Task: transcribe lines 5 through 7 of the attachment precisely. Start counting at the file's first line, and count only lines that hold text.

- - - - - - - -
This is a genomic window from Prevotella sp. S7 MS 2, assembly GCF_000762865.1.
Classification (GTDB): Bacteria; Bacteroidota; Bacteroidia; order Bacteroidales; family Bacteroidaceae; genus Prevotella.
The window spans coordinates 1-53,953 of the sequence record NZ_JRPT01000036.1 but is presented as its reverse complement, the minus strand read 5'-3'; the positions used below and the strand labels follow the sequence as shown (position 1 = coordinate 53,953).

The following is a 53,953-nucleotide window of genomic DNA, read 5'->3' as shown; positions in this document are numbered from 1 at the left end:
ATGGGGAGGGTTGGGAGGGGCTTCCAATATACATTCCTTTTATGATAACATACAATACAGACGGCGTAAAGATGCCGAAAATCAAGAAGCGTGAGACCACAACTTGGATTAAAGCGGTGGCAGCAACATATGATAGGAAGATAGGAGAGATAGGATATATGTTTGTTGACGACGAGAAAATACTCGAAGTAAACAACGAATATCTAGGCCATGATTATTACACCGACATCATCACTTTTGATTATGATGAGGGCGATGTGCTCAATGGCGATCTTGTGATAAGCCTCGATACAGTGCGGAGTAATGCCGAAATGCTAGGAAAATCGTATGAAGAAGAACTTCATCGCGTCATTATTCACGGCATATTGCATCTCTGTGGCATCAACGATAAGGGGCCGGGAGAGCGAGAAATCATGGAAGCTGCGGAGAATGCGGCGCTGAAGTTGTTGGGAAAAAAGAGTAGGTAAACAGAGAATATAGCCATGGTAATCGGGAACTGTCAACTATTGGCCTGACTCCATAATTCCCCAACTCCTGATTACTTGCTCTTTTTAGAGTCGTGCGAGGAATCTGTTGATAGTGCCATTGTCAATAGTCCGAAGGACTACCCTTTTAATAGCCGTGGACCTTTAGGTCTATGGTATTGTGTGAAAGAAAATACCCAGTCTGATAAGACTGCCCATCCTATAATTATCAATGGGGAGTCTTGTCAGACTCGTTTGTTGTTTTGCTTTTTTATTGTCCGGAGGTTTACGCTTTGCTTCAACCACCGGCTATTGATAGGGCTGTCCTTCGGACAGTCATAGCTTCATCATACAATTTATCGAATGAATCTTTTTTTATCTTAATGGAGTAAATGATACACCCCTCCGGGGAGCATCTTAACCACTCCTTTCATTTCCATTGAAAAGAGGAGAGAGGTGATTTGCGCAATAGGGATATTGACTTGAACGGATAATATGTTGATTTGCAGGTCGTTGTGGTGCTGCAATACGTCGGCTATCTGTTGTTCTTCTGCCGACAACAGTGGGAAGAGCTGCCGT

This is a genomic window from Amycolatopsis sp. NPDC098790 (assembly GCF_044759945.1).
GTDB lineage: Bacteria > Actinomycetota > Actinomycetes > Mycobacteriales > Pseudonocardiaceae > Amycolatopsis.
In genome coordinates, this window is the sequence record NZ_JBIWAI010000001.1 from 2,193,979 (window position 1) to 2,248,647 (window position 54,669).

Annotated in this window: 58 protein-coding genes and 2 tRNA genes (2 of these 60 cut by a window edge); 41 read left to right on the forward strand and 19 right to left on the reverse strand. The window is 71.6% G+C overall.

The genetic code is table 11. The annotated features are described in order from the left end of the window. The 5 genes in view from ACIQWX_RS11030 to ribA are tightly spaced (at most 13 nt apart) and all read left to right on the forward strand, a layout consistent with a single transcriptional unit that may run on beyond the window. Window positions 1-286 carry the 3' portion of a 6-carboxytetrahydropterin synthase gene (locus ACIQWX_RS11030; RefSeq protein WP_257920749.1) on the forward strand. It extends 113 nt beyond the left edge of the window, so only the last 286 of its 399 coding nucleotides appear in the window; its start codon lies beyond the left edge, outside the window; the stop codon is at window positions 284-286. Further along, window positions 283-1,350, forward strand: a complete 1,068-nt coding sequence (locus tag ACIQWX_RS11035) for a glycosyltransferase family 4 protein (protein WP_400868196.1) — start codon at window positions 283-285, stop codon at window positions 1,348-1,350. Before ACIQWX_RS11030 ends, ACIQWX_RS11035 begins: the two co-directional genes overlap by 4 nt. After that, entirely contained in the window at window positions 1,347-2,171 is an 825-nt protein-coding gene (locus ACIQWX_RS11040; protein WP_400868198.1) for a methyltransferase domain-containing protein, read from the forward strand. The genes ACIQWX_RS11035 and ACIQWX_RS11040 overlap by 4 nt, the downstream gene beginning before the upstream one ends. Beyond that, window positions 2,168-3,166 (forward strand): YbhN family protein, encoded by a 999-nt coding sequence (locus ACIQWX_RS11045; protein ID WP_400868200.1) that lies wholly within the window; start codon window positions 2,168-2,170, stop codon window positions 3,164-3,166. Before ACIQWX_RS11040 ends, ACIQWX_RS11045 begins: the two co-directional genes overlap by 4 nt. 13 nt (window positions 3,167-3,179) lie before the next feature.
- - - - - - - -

ATGGGGAGGGTTGGGAGGGGCTTCCAATATACATTCCTTTTATGATAACATACAATACAGACGGCGTAAAGATGCCGAAAATCAAGAAGCGTGAGACCACAACTTGGATTAAAGCGGTGGCAGCAACATATGATAGGAAGATAGGAGAGATAGGATATATGTTTGTTGACGACGAGAAAATACTCGAAGTAAACAACGAATATCTAGGCCATGATTATTACACCGACATCATCACTTTTGATTATGATGAGGGCGATGTGCTCAATGGCGATCTTGTGATAAGCCTCGATACAGTGCGGAGTAATGCCGAAATGCTAGGAAAATCGTATGAAGAAGAACTTCATCGCGTCATTATTCACGGCATATTGCATCTCTGTGGCATCAACGATAAGGGGCCGGGAGAGCGAGAAATCATGGAAGCTGCGGAGAATGCGGCGCTGAAGTTGTTGGGAAAAAAGAGTAGGTAAACAGAGAATATAGCCATGGTAATCGGGAACTGTCAACTATTGGCCTGACTCCATAATTCCCCAACTCCTGATTACTTGCTCTTTTTAGAGTCGTGCGAGGAATCTGTTGATAGTGCCATTGTCAATAGTCCGAAGGACTACCCTTTTAATAGCCGTGGACCTTTAGGTCTATGGTATTGTGTGAAAGAAAATACCCAGTCTGATAAGACTGCCCATCCTATAATTATCAATGGGGAGTCTTGTCAGACTCGTTTGTTGTTTTGCTTTTTTATTGTCCGGAGGTTTACGCTTTGCTTCAACCACCGGCTATTGATAGGGCTGTCCTTCGGACAGTCATAGCTTCATCATACAATTTATCGAATGAATCTTTTTTTATCTTAATGGAGTAAATGATACACCCCTCCGGGGAGCATCTTAACCACTCCTTTCATTTCCATTGAAAAGAGGAGAGAGGTGATTTGCGCAATAGGGATATTGACTTGAACGGATAATATGTTGATTTGCAGGTCGTTGTGGTGCTGCAATACGTCGGCTATCTGTTGTTCTTCTGCCGACAACAGTGGGAAGAGCTGCCGT

This is a genomic window from Amycolatopsis sp. NPDC098790 (assembly GCF_044759945.1).
GTDB lineage: Bacteria > Actinomycetota > Actinomycetes > Mycobacteriales > Pseudonocardiaceae > Amycolatopsis.